Living trust over will? - Posted by James B.

Posted by FJW on March 09, 1999 at 09:51:12:

But there are many books at the library on probate.


Living trust over will? - Posted by James B.

Posted by James B. on March 08, 1999 at 11:39:31:

I am only 28yrs old and only have a net worth of maybe 65K (not including life insurance). This includes my home,mutual funds,personal property,cash,autos,etc. I have a wife and a 2yr old child with another child on the way.
Can I place all my assets, including my life insurance policies in a living trust, and not bother with a will at all?
With this small of net worth (although with the life ins. policy, my net worth would be much more), if I just had a will would my estate automatically still go into probate? Is their a minimum $$ estate value before your estate goes into probate?
Would’nt creating a living trust and placing ALL my assets in there (including my life ins. policy), bypass probate and be better for my surviving family? Don’t I have to keep updating the trust information as my assets grow? How often do I need to do this? Where do I even get the forms to do this?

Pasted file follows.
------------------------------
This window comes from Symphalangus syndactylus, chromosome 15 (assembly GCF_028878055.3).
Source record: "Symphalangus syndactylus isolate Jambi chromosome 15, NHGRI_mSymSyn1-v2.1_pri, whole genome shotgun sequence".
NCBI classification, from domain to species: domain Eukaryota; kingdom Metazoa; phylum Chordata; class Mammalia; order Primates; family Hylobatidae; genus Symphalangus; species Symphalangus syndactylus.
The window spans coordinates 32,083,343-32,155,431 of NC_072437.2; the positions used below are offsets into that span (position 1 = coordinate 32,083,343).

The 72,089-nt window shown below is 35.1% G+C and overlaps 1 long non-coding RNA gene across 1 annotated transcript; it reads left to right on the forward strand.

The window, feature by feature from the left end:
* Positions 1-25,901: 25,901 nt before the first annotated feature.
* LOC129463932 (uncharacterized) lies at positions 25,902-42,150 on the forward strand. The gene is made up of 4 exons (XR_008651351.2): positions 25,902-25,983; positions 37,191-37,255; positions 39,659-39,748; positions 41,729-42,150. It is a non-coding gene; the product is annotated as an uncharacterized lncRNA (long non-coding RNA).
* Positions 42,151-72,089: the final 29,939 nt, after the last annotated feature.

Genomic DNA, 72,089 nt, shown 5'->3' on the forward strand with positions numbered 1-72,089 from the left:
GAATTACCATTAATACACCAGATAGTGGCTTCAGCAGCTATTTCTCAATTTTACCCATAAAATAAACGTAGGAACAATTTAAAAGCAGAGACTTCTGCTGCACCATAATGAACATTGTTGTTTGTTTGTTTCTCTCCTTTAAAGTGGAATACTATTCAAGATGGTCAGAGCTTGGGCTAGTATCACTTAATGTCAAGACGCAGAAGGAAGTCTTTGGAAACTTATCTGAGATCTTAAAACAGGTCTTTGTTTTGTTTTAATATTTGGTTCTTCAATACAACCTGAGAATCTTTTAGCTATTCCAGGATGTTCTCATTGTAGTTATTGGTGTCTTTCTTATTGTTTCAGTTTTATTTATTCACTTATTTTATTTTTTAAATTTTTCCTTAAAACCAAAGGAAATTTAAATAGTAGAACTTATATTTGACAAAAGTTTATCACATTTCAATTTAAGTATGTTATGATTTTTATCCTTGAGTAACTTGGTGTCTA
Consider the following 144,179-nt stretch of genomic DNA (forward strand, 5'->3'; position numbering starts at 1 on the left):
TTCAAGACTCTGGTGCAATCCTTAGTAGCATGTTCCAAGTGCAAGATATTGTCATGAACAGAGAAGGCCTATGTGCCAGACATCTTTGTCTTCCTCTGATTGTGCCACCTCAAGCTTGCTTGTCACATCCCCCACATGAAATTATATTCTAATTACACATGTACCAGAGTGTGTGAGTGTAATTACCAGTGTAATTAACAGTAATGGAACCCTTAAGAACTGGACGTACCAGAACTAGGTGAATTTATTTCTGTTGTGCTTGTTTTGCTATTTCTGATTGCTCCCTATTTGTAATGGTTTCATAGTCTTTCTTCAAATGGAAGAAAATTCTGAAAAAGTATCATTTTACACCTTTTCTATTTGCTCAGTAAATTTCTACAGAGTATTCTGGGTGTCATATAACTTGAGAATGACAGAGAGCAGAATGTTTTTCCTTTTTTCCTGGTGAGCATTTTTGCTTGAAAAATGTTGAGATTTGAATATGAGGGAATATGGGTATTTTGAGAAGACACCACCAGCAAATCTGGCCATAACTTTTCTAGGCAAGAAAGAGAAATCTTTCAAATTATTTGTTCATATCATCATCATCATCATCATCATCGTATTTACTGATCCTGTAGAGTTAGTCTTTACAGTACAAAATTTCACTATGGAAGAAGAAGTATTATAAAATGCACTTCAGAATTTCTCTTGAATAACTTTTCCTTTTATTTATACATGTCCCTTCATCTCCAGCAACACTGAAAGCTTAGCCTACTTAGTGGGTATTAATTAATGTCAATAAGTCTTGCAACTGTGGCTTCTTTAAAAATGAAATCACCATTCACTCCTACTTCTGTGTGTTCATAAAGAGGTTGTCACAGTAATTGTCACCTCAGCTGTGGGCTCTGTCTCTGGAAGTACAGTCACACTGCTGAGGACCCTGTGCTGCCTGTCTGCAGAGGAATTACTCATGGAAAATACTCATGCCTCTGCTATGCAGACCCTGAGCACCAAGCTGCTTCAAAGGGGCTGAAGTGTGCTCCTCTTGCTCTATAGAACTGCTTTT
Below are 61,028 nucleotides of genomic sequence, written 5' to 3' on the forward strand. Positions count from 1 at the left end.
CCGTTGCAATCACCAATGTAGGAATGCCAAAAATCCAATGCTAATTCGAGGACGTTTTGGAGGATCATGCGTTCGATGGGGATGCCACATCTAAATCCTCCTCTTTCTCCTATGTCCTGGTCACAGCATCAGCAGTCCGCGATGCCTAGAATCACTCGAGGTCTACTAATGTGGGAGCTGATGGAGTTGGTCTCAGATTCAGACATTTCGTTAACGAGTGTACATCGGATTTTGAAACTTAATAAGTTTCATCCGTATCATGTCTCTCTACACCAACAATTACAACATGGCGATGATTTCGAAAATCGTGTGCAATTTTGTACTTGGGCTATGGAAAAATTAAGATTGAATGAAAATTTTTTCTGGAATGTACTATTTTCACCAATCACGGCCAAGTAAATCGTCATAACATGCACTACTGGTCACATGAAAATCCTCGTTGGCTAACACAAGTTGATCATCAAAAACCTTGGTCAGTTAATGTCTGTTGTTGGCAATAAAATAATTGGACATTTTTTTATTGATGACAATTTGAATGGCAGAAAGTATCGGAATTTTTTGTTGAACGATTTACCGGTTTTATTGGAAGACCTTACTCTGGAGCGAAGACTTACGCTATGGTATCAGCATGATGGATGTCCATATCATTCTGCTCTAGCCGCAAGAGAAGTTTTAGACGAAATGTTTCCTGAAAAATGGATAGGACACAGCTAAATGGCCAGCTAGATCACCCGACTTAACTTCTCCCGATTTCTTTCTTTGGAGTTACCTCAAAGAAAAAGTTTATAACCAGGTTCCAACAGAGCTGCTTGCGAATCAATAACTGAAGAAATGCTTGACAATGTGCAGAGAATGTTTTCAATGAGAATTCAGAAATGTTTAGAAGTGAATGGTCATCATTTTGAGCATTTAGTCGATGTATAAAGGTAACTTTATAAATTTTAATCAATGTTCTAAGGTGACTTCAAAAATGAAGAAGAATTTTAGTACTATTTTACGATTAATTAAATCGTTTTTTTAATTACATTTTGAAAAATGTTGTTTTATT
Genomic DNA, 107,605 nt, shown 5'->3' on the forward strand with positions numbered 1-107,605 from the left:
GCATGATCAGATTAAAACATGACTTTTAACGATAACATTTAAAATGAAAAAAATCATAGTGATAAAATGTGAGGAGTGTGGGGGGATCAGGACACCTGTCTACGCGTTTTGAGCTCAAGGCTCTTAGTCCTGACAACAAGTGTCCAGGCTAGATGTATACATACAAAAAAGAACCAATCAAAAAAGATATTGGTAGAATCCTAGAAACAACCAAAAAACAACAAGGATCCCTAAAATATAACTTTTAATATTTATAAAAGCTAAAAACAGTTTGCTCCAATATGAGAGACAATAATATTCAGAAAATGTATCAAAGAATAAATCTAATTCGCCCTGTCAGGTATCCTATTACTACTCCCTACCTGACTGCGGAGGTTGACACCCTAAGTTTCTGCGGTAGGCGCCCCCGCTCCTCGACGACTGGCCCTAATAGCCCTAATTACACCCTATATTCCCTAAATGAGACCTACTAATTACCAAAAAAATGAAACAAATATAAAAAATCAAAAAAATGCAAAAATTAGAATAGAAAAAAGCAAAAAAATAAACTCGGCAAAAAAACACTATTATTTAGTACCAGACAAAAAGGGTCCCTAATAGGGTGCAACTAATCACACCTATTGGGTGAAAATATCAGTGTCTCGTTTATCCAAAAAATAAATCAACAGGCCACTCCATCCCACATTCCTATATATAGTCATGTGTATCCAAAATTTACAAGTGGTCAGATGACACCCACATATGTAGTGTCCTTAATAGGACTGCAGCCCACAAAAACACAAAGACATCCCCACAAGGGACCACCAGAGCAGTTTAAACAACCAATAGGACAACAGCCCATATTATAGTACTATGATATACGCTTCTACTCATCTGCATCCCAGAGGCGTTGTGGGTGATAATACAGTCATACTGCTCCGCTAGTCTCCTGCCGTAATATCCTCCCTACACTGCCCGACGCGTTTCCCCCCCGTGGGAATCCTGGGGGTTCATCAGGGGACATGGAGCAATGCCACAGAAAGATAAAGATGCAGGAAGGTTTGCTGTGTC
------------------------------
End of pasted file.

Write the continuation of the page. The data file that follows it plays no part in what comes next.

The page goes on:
James B. (newbie)

You both need a will - Posted by Bud Branstetter

Posted by Bud Branstetter on March 13, 1999 at 18:10:42:

One of the problems is that you and the wife are together in most stituations. What is likely you kill you can do the same to her. In those situations the state may take custody of your children. Is that what you want? Living trusts become outdated and have to be modified or replaced. Title to your home is best in a land trust with the living trust as beneficiary. As your assets grow larger you will want limited liability entities to hold income producing assets.

One of the functions of probate is to revise title to things when you are no longer there to sign. Formal probate can be avoided for small estates. Because you may not properly title all assets you may still need probate. Try signing “James B., Trustee James B. Living Trust dated 4/1/99” to all your checks.

Re: Living trust over will? - Posted by Dave T

Posted by Dave T on March 09, 1999 at 21:55:22:

While you are on the topic, don’t forget about a living will and a health care power of attorney.